“The middle mile is the physical fiber optic infrastructure needed to enable internet connectivity,” Monroe explained. “It is made up of high-capacity fiber lines that carry large amounts of data at high speeds over long distances. An open-access network gives providers and entities access to broadband infrastructure that will allow any networks to connect on equal economic and service terms.”

This critical, and often overlooked, component of broadband infrastructure is essential to internet connectivity, and experts say that creating middle mile fiber optic construction is the key to getting more Americans online, bridging the digital divide once and for all.

A number of local agencies responded to Newsom’s call to get California online, and in 2021 the governor launched the first round of 18 broadband infrastructure projects, which Monroe and Adams described as “part of the world’s largest initiative to bridge the digital divide.”

“Several parties are involved in the planning, construction and production development of the state’s middle-mile initiative,” Monroe added. “The initial 18 locations include a range of projects across the state to increase internet access for unserved and underserved communities. These communities include local governments and tribal governments that are preparing for broadband expansion. Project selection was based on needs of unserved and underserved areas and aligned with ongoing and planned Caltrans [the state’s transportation authority] construction projects.”

With so much ground to cover, a large amount of interagency communication is critical. But by working together, Monroe and Adams said that California is gearing up to close that final middle mile. “Several projects are expected to break ground this year,” Adams said, all of which are featured in the Broadband for All initiative’s interactive online map.

Mixed methodologies, consistent results

With support from a number of agencies, Monroe and Adams said the Broadband for All Initiative is taking an eclectic approach to the construction of that critical middle mile.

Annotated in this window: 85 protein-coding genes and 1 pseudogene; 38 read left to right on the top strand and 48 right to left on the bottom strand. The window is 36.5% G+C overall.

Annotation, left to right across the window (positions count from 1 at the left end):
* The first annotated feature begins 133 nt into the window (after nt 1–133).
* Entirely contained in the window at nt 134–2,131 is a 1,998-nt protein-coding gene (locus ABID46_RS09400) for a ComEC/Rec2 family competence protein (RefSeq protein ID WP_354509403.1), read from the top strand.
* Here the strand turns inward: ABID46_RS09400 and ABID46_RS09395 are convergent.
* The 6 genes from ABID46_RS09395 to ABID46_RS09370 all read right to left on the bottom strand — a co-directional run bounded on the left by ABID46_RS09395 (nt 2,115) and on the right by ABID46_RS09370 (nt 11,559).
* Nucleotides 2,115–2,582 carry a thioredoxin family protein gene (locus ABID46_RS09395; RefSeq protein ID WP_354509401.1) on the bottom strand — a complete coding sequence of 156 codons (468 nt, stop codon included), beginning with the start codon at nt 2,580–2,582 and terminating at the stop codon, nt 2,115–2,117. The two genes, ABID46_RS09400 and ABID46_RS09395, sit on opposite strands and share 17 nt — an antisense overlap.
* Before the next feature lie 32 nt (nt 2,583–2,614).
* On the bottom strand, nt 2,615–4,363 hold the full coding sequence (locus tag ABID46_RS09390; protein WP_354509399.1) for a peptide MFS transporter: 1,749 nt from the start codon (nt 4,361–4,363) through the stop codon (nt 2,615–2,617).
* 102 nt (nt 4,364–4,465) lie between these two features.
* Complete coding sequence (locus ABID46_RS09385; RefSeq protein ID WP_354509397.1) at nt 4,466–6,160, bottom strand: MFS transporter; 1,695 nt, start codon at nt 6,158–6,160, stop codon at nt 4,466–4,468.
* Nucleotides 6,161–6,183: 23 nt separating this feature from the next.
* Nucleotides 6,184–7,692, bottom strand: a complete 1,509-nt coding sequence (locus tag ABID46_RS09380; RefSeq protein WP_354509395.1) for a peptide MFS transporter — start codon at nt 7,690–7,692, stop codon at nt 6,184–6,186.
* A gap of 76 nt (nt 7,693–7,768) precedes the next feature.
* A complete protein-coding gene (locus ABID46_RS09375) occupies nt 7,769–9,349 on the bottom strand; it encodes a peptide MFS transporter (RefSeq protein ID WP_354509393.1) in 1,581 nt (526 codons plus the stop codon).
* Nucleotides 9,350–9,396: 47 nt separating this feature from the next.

“The middle-mile broadband network will be implemented using a variety of approaches,” Monroe said. “Most of the network is intended to be built, but we will use existing infrastructure where it’s most cost-effective.”

For most of the projected 10,000 miles of the project, Monroe and Adams said that Caltrans is taking the lead. “The majority of the project will be a standalone project developed by Caltrans and constructed by private contractors,” Adams said. “Some projects are ‘Dig Smart’ opportunities, in which high-speed fiber optic cables will be laid alongside existing construction projects. Other projects will involve leasing of existing cables, or a hybrid method.”

Although the techniques used to lay the fiber vary the state needs to purchase a considerable amount of optical fiber and other materials to get the job done. “California’s broadband initiative materials needs are significant,” Monroe said. This May, the state’s Department of Technology awarded contracts to two vendors for nearly $225 million worth of materials, a move Monroe and Adams said, “will allow the state to purchase enough optical fiber and other materials to construct 3,000 miles or more of the network.”

While starting with a not insignificant 3,000 miles, Monroe and Adams said the project is gearing up to close all middle mile gaps across the state. “Caltrans is conducting preconstruction activities including permitting and design analysis on all 10,000 miles,” Adams said. “Some of these projects are expected to break ground this fall.”